Induction chemotherapy plus radiation compared with surgery plus radiation in patients with advanced laryngeal cancer
Reviewer: John P. Plastaras, MD, PhD
Abramson Cancer Center of the University of Pennsylvania
Last Modified: October 18, 2006
Authors: Wolf, G.T. et al. (The Department of Veterans Affairs (VA) Laryngeal Cancer Study Group)
Source: NEJM. 1991 324(24):1685-90.
Affiliation: Ann Arbor VA Medical Center, Ann Arbor, MI.
- Prior to this landmark study, standard treatment for locally advanced (Stage III or IV) laryngeal cancer consisted of total laryngectomy +/- post-operative radiation.
- Laryngectomy results in substantial functional morbidity (loss of voice, altered swallowing, permanent tracheostomy).
- Pilot studies using induction chemotherapy followed by radiation demonstrated feasibility of larynx preservation with this approach
- This study evaluated the ability to preserve the larynx without detriment to survival with induction chemotherapy and radiation instead of immediate laryngectomy.
- Design: Randomized Phase III design (n=332)
- Patients: VA patients with Stage III or IV squamous cell carcinoma of the larynx
- Excluded: stage T1N1, unresectable disease, distant metastases, KPS<50, lab values that would preclude chemotherapy
- Randomized to:
- Induction Chemotherapy followed by definitive radiation
- Evaluated for response after 2 cycles of:
- CDDP (100 mg/m2) + 5-FU (1000 mg/m2 x 5 d) every 3 weeks
- If complete or partial remission (CR or PR), then received 3 rd cycle of CDDP/5-FU and definitive RT
- If less than PR, then underwent total laryngectomy and post-op RT
- Immediate Laryngectomy followed by post-op RT
- Stratification: performance status, stage (N0/1 vs. N2/3), glottic vs. supraglottic site
- Assessment of response:
- Physical exam and indirect laryngoscopy after 2 nd chemotherapy cycle and 12 weeks after completion of definitive radiation
- CR: complete disappearance of visible tumor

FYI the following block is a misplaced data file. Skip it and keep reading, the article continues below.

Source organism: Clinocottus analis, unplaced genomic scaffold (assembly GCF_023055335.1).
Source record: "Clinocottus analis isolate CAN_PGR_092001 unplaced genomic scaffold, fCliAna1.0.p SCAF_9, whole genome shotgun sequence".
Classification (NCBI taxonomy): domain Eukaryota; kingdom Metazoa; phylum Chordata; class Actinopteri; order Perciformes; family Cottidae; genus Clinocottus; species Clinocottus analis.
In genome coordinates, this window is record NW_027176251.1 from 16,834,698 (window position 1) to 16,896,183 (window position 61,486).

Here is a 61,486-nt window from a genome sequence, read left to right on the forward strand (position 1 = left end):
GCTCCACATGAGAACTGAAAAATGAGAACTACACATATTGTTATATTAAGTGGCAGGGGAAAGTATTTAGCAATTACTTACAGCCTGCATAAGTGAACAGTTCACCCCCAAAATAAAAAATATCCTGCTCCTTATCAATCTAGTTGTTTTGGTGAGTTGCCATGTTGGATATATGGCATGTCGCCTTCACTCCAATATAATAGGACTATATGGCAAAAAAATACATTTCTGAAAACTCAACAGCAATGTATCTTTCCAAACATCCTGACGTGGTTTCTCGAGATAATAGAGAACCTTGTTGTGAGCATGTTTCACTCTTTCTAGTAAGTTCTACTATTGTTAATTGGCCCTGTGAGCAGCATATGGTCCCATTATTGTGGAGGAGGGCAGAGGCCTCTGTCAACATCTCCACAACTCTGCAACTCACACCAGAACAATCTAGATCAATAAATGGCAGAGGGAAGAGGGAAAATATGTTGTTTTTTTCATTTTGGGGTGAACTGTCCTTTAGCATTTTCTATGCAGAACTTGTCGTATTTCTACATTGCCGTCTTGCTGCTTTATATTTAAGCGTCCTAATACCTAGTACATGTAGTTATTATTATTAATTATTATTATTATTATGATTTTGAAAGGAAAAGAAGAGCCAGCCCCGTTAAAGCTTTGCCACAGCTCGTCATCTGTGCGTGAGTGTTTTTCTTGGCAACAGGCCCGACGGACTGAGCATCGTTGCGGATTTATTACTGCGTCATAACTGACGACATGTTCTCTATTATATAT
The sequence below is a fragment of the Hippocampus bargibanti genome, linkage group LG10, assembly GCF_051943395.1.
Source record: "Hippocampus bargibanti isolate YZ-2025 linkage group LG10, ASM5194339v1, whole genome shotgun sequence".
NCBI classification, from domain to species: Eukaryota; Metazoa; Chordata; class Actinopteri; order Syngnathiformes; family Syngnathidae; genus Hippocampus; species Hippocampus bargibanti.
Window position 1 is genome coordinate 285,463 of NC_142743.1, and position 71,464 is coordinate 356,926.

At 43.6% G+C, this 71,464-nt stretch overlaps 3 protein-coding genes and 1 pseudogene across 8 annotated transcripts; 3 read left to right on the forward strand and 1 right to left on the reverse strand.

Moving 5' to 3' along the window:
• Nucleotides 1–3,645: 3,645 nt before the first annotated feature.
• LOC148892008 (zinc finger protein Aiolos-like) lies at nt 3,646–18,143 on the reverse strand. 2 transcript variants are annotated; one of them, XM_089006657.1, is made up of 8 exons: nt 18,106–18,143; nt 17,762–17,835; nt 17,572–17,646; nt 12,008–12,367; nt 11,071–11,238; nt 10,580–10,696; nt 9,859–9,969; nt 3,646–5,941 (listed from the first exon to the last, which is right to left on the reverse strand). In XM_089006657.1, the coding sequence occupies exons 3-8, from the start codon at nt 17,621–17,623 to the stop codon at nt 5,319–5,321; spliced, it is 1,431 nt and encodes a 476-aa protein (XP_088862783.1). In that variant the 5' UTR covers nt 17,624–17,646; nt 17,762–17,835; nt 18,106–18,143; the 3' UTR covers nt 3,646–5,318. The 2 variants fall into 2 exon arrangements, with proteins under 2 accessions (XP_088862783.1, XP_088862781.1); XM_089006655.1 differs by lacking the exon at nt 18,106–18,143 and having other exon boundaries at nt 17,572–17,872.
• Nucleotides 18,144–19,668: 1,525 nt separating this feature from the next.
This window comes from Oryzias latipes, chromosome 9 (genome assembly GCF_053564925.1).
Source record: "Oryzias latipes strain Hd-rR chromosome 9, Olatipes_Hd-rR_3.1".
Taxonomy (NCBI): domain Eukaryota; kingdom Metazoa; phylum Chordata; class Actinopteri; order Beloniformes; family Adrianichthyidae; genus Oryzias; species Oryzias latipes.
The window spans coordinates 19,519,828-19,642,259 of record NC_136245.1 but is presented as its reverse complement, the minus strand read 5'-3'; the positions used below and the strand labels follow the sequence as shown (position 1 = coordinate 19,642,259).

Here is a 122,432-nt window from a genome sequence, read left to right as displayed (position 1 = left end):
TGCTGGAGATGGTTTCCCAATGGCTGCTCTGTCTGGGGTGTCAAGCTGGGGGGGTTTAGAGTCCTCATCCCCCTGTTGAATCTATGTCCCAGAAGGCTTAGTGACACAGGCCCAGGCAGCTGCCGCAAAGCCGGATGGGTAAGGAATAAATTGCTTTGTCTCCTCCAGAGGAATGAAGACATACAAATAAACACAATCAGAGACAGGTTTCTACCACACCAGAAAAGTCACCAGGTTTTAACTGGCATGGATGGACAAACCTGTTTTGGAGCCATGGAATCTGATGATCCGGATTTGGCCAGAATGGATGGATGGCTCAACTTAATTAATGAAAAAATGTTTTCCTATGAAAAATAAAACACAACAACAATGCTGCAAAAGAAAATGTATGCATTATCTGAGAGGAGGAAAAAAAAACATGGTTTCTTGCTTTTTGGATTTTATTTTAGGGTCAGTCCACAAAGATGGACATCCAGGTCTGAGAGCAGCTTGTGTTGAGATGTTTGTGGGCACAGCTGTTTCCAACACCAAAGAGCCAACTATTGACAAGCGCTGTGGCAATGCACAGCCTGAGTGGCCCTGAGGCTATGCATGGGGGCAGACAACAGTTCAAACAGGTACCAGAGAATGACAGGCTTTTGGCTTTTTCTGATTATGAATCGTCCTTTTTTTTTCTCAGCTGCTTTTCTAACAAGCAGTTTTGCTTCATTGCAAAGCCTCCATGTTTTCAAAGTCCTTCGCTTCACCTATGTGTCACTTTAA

- PR: 50% decrease in sum of the products of longest dimension and perpendicular
- Biopsies taken after 3 rd cycle of chemotherapy
- Definitive radiation:
- Primary: 66-70 Gy
- Nodes: N0: 50 Gy; <2cm: 66 Gy; 2-4 cm: 70 Gy; >4 cm: 75 Gy
- Post-operative radiation:
- Normal risk microscopic: 50 Gy
- High risk: 60 Gy
- Presumed residual: 65-73 Gy
- wide-field total laryngectomy except rare cases where a horizontal partial laryngectomy could be performed
- neck dissection: all except T3N0 and midline supraglottic T4N0 where side could not be determined
- Median follow-up was 33 months (range, 11 to 62 months)
- Groups were well-balanced and represented typical VA population with larynx cancer (80% white, 97% male, 99% smokers, 85% drank alcohol)
- Responses after chemo:
- CR 31% (2 cycles); 49% (3 cycles)
- PR 54% (2 cycles); 49% (3 cycles)
- Pathologic complete responses after definitive RT
- 88% of clinical CR, 45% of clinical PR
- Response did not predict overall survival
- Of the deaths, most died from cancer
- 8 patients (2%) died during treatment
- 3/8 surgical complications
- 1/8 related to chemo (neutropenic septicemia)
- Overall survival was identical: 68% at 2 yr (p=0.98)
- Disease-free survival was non-significantly worse in induction chemo arm (p=0.12)
- Larynx preservation: 64% chemo arm, 0% surgery arm
- Relapse patterns differed, but overall rates did not:
- Local: 2% surgery arm, 12% chemo arm
- Distant: 17% surgery arm, 11% chemo arm
- Salvage laryngectomy:
- 30 patients:
- 19 for persistent disease at 12 week re-evaluation
- 11 for recurrence
- required more often in patients with Stage IV disease (p=0.048) and T4 disease (0.001)
- Larynx preservation could be achieved in 64% via induction chemotherapy followed by definitive radiation in locally advanced larynx cancer
- This was accomplished without a decrement in overall survival
- Patterns of relapse differed: more local failures and fewer distant failures in chemo arm compared to surgery arm
This was a landmark study that established the possibility of larynx preservation in locally advanced laryngeal squamous cell carcinoma
- Overall survival at 5 and 10 years, chemotherapy-treated group was 5% less than the surgical arm (difference not statistically significant)
- Quality of life was better in chemo arm
- RTOG 91-11 showed that concurrent chemoradiation superceded induction in terms of laryngectomy-free survival and time-to-laryngectomy
Criticisms and Pertinent Questions:
- The concept of "organ preservation" is not as important as "functional organ preservation."
- The success rate of late salvage laryngectomy after induction chemo and RT was not described in this paper
- Does lack of response to chemotherapy predict a poor response to radiation?
- Could some of these patients have been cured with radiation alone?
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